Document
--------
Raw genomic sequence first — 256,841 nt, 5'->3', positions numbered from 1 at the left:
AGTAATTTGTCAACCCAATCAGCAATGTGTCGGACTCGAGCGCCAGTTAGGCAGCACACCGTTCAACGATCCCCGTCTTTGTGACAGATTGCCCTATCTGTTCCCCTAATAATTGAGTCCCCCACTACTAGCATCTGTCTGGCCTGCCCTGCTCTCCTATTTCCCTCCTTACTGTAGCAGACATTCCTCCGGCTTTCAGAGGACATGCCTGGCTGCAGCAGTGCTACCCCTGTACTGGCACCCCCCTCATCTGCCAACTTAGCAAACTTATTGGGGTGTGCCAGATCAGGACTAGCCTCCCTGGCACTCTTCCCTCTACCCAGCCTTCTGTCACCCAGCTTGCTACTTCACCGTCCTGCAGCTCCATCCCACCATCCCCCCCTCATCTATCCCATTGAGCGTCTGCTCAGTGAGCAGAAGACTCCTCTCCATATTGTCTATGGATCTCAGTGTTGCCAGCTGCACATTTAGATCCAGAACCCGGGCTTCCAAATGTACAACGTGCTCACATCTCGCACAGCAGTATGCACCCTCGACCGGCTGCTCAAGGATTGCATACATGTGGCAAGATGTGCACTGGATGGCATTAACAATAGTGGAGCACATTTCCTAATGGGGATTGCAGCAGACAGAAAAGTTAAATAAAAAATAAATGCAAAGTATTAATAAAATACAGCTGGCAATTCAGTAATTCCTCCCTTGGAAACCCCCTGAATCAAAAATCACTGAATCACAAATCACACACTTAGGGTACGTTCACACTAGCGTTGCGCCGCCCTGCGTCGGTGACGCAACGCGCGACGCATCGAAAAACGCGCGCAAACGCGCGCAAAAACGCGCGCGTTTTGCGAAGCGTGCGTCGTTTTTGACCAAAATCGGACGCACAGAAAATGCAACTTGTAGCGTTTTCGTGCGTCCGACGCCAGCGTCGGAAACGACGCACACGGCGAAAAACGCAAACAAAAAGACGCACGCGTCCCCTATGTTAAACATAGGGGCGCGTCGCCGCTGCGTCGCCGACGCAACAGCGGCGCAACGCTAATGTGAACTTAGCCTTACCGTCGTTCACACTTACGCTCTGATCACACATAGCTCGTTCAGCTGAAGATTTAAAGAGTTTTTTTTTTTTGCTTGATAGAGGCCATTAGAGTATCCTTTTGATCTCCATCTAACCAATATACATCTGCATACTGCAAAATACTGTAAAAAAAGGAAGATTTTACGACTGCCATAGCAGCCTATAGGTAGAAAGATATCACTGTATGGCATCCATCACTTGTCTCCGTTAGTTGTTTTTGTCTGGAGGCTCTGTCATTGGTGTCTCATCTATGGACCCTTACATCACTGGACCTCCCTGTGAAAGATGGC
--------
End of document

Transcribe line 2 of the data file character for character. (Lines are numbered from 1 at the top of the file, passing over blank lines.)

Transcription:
AGTAATTTGTCAACCCAATCAGCAATGTGTCGGACTCGAGCGCCAGTTAGGCAGCACACCGTTCAACGATCCCCGTCTTTGTGACAGATTGCCCTATCTGTTCCCCTAATAATTGAGTCCCCCACTACTAGCATCTGTCTGGCCTGCCCTGCTCTCCTATTTCCCTCCTTACTGTAGCAGACATTCCTCCGGCTTTCAGAGGACATGCCTGGCTGCAGCAGTGCTACCCCTGTACTGGCACCCCCCTCATCTGCCAACTTAGCAAACTTATTGGGGTGTGCCAGATCAGGACTAGCCTCCCTGGCACTCTTCCCTCTACCCAGCCTTCTGTCACCCAGCTTGCTACTTCACCGTCCTGCAGCTCCATCCCACCATCCCCCCCTCATCTATCCCATTGAGCGTCTGCTCAGTGAGCAGAAGACTCCTCTCCATATTGTCTATGGATCTCAGTGTTGCCAGCTGCACATTTAGATCCAGAACCCGGGCTTCCAAATGTACAACGTGCTCACATCTCGCACAGCAGTATGCACCCTCGACCGGCTGCTCAAGGATTGCATACATGTGGCAAGATGTGCACTGGATGGCATTAACAATAGTGGAGCACATTTCCTAATGGGGATTGCAGCAGACAGAAAAGTTAAATAAAAAATAAATGCAAAGTATTAATAAAATACAGCTGGCAATTCAGTAATTCCTCCCTTGGAAACCCCCTGAATCAAAAATCACTGAATCACAAATCACACACTTAGGGTACGTTCACACTAGCGTTGCGCCGCCCTGCGTCGGTGACGCAACGCGCGACGCATCGAAAAACGCGCGCAAACGCGCGCAAAAACGCGCGCGTTTTGCGAAGCGTGCGTCGTTTTTGACCAAAATCGGACGCACAGAAAATGCAACTTGTAGCGTTTTCGTGCGTCCGACGCCAGCGTCGGAAACGACGCACACGGCGAAAAACGCAAACAAAAAGACGCACGCGTCCCCTATGTTAAACATAGGGGCGCGTCGCCGCTGCGTCGCCGACGCAACAGCGGCGCAACGCTAATGTGAACTTAGCCTTACCGTCGTTCACACTTACGCTCTGATCACACATAGCTCGTTCAGCTGAAGATTTAAAGAGTTTTTTTTTTTTGCTTGATAGAGGCCATTAGAGTATCCTTTTGATCTCCATCTAACCAATATACATCTGCATACTGCAAAATACTGTAAAAAAAGGAAGATTTTACGACTGCCATAGCAGCCTATAGGTAGAAAGATATCACTGTATGGCATCCATCACTTGTCTCCGTTAGTTGTTTTTGTCTGGAGGCTCTGTCATTGGTGTCTCATCTATGGACCCTTACATCACTGGACCTCCCTGTGAAAGATGGC